HONOLULU (KHON2) — It was scary moments for a student from Ka’ohao School in Kailua Friday. The school said, one of its students was biking home and was approached by two men in a white truck with a black trailer. One of the men told the student to get in the truck, but the student was able to get away.

Honolulu police followed up on reports, but no arrests have been made.

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Meanwhile, on Hawaii Island, officials said Christopher Estoy faces kidnapping charges after allegedly following a student into a restroom at Honaunau Elementary and preventing the child from leaving. The student was able to escape and notified staff. Police are urging parents to speak to their children about safety.

“Just be aware of who’s coming on campus, whether it be a parent, just asking questions, if they don’t know who that person is and just paying attention to what they either have on them or maybe are carrying,” said Michael Abran, a school resource officer for the Hawaii Police Department.

CrimeStoppers said keiki should walk with a friend when possible, don’t talk to strangers in vehicles, and if someone is approached, run in the opposite direction and tell an adult.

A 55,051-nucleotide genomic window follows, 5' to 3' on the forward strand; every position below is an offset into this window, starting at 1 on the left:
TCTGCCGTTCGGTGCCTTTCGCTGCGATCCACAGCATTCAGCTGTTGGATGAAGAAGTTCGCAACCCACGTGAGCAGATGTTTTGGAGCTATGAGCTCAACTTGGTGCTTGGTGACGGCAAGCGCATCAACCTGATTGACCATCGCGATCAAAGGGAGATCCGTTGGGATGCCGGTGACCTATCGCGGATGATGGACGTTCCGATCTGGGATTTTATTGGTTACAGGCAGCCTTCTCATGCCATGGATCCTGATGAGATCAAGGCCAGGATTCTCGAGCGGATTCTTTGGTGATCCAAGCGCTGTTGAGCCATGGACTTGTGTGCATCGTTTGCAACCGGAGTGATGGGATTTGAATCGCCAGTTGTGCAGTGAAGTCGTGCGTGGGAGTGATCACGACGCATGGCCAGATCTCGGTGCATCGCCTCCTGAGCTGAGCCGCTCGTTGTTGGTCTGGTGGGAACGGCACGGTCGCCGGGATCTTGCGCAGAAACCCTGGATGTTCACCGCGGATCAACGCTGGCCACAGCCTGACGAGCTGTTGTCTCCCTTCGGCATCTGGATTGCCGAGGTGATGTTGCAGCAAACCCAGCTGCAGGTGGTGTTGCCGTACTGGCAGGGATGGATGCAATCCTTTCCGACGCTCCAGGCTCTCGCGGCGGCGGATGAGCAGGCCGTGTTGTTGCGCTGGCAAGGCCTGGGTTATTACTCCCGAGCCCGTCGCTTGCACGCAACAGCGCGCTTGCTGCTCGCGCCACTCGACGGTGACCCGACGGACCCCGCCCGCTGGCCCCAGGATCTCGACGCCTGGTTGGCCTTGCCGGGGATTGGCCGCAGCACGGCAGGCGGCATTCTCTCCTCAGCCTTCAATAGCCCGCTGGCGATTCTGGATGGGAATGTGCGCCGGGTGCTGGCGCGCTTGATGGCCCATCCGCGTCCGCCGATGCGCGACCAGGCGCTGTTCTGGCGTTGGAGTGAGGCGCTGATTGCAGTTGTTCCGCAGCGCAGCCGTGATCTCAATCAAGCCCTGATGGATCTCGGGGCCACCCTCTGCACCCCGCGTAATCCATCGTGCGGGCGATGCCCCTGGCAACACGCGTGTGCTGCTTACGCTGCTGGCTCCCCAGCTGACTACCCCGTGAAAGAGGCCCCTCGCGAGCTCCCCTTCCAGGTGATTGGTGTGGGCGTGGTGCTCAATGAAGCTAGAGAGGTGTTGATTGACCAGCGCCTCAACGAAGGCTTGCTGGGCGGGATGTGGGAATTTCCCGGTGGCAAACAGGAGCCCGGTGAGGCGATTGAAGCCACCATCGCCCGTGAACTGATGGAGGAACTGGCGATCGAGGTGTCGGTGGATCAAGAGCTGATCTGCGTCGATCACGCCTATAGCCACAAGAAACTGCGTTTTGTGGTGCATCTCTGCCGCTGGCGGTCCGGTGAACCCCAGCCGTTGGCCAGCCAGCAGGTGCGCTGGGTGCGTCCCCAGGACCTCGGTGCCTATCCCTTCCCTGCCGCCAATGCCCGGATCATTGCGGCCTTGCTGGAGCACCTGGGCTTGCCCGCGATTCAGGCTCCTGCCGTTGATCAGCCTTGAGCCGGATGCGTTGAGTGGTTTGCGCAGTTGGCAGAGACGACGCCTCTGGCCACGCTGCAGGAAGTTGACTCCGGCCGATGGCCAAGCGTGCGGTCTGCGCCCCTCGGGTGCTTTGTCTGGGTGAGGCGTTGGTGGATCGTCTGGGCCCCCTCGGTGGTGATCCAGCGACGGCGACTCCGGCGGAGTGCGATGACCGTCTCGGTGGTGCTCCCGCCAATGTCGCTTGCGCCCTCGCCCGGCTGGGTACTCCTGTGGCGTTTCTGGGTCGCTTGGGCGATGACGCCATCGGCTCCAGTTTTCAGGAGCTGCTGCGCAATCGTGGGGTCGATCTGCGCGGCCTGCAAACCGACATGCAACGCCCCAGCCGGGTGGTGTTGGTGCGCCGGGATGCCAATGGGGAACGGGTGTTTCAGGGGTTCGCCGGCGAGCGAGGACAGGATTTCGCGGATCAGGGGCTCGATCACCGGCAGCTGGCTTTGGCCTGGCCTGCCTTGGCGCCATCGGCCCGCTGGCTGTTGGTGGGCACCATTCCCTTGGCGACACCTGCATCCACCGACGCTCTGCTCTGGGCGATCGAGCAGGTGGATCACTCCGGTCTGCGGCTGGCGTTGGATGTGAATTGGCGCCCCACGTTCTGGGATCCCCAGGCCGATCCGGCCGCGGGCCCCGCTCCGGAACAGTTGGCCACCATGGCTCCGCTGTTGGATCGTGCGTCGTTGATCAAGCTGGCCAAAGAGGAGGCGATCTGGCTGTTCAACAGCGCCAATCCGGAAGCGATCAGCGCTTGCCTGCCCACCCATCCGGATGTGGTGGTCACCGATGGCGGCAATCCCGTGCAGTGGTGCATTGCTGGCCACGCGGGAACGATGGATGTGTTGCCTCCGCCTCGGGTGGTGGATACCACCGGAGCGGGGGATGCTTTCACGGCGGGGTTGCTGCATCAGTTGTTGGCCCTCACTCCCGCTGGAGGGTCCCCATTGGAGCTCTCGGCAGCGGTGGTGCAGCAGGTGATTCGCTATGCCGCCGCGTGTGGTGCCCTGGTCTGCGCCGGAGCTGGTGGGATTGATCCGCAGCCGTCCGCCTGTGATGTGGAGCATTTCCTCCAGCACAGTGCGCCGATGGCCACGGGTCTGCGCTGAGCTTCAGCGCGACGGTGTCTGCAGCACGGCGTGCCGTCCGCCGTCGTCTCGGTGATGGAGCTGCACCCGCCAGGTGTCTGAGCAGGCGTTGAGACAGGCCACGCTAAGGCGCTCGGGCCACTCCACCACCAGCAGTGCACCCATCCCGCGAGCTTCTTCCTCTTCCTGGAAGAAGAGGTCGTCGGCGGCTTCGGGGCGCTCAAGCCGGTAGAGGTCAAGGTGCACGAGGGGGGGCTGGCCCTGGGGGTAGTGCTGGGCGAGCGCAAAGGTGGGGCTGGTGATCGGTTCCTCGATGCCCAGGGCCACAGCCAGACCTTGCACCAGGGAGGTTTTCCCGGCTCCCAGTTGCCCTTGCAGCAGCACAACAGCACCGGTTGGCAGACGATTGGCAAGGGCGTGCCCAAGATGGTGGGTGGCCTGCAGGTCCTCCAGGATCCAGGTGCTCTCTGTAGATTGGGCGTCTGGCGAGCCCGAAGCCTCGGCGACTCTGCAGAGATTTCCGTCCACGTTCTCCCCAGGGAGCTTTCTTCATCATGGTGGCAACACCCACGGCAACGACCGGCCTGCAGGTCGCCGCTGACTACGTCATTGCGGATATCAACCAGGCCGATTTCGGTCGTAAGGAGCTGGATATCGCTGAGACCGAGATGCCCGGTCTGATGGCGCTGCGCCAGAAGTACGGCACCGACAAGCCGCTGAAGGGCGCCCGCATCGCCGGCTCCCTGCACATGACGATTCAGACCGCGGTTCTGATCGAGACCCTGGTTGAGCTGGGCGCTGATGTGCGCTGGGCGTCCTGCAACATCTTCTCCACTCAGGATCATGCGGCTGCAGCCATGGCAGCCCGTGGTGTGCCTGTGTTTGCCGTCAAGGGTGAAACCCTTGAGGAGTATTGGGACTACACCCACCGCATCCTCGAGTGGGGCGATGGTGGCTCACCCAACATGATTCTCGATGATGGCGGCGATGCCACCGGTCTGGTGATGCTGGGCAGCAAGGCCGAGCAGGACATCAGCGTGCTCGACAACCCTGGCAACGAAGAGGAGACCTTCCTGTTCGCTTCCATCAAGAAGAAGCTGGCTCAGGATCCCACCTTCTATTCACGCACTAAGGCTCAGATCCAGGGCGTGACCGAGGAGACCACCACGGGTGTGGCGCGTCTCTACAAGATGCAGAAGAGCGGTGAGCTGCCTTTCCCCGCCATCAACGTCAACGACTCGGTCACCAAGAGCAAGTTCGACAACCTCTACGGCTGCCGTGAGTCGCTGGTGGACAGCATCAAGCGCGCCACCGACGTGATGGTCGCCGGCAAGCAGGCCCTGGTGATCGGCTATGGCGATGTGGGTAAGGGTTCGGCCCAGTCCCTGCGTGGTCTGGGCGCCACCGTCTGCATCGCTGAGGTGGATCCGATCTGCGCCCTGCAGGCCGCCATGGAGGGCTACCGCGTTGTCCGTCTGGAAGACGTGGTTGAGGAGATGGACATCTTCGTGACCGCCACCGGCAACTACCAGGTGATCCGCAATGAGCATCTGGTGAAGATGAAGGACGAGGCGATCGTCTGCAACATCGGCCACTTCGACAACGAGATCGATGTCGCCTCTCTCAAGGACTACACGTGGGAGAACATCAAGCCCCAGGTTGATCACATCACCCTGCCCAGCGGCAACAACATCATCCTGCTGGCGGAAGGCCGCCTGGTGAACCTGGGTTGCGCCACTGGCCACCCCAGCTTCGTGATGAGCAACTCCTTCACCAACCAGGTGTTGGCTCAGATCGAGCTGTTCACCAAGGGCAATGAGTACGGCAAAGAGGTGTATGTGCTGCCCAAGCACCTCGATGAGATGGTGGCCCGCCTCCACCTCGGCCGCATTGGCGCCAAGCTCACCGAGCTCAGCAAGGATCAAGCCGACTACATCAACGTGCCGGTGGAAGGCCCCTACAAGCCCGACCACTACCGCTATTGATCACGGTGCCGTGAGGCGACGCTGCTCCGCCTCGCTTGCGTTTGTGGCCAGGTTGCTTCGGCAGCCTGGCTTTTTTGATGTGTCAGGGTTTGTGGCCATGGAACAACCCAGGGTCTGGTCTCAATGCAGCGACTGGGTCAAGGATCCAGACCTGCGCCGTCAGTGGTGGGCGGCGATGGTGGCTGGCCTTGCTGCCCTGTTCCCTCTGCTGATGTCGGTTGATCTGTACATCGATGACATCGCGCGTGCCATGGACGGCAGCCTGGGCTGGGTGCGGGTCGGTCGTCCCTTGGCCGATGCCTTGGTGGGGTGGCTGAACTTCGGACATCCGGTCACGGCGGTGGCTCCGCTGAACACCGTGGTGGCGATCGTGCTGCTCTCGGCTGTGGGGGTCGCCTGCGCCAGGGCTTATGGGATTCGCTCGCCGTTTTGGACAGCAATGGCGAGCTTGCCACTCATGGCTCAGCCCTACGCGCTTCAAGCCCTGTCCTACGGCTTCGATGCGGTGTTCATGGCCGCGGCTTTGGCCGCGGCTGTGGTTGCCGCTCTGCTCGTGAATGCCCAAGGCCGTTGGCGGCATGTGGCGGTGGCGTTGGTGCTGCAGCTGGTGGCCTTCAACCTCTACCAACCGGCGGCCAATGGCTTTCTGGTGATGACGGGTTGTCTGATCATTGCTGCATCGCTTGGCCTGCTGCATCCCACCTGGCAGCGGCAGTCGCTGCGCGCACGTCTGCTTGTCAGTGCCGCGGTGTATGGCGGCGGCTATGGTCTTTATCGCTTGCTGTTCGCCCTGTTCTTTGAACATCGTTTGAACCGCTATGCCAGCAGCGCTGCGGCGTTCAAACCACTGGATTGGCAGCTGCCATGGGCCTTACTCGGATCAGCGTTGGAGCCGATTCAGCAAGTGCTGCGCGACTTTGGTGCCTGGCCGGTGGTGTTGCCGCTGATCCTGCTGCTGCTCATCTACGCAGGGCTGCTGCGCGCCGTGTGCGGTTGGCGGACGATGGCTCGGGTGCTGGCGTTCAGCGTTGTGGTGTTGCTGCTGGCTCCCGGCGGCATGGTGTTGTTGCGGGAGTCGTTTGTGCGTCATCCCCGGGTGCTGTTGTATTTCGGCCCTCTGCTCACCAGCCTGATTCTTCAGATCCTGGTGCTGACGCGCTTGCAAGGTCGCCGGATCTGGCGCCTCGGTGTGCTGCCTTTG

Police said students and teachers can also be good witnesses.

“Report it as best as you can by remembering clothing, remembering hair color, anything that stands out. Even a picture on a shirt stands out,” said Abran.

With recent cases involving students on or near campus, Sen. Kurt Fevella is looking to re-introduce a measure that bumps up security at schools.

Fevella introduced a bill last session to require resource officers on all school campuses, but budget was a challenge. He plans on re-introducing the measure with a few changes in hopes of deterring crime.

“I think if these kids know that there’s a sheriff on campus or HPD on campus, they won’t be so blatant to carry these things like drugs, weapons, or stuff that you’re not supposed to be having on campus anyway,” said Fevella.

Fevella said the state needs to find more funding for security on school grounds to keep keiki safe.

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If students or teachers see anything suspicious, officials said to call school faculty or police.